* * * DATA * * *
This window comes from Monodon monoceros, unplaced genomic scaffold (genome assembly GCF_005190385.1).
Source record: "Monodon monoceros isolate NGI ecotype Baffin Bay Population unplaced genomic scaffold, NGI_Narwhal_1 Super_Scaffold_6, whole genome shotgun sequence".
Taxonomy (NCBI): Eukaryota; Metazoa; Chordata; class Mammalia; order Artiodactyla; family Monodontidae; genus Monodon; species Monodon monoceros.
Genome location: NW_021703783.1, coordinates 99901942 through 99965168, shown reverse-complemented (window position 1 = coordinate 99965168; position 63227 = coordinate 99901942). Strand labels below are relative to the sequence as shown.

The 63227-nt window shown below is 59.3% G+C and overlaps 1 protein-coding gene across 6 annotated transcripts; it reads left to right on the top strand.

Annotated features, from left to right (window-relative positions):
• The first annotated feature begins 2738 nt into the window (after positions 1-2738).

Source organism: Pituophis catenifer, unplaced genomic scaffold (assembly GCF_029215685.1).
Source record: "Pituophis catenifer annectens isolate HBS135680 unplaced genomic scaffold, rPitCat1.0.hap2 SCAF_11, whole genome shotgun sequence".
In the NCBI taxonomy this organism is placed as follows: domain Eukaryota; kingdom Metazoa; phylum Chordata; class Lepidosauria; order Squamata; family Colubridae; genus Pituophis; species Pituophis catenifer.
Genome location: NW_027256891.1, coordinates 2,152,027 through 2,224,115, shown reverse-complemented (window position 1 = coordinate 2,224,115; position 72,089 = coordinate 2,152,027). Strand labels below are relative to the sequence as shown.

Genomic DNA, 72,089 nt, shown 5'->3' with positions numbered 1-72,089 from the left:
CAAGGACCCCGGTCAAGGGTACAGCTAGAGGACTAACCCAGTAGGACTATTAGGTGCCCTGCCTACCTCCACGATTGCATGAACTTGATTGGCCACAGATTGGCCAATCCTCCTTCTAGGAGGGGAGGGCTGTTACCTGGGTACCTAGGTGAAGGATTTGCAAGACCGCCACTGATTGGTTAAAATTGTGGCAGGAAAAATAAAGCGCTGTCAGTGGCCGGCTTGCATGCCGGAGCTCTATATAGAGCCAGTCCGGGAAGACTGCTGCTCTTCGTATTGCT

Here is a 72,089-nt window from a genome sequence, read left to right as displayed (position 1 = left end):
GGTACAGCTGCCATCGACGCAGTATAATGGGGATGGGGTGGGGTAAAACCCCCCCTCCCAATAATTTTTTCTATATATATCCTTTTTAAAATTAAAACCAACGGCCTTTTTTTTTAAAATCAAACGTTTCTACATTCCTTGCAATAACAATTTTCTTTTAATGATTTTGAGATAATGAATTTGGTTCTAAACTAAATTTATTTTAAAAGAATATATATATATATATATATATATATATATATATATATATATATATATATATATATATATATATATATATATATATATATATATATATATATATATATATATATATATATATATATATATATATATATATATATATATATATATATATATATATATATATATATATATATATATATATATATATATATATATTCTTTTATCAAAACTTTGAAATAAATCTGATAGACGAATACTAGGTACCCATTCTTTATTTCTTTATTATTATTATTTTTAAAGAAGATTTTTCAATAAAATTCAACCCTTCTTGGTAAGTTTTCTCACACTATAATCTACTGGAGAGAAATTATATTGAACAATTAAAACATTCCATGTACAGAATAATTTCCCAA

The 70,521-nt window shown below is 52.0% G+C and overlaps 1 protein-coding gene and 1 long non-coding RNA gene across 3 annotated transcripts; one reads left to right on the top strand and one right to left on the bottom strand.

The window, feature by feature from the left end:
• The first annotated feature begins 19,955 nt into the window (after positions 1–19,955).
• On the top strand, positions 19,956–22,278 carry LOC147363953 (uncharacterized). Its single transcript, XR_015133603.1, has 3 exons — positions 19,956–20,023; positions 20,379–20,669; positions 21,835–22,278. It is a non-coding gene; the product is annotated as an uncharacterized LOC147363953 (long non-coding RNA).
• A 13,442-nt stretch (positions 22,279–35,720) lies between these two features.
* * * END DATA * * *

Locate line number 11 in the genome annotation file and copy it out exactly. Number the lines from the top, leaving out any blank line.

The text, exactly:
Genome location: NW_027256891.1, coordinates 2,152,027 through 2,224,115, shown reverse-complemented (window position 1 = coordinate 2,224,115; position 72,089 = coordinate 2,152,027). Strand labels below are relative to the sequence as shown.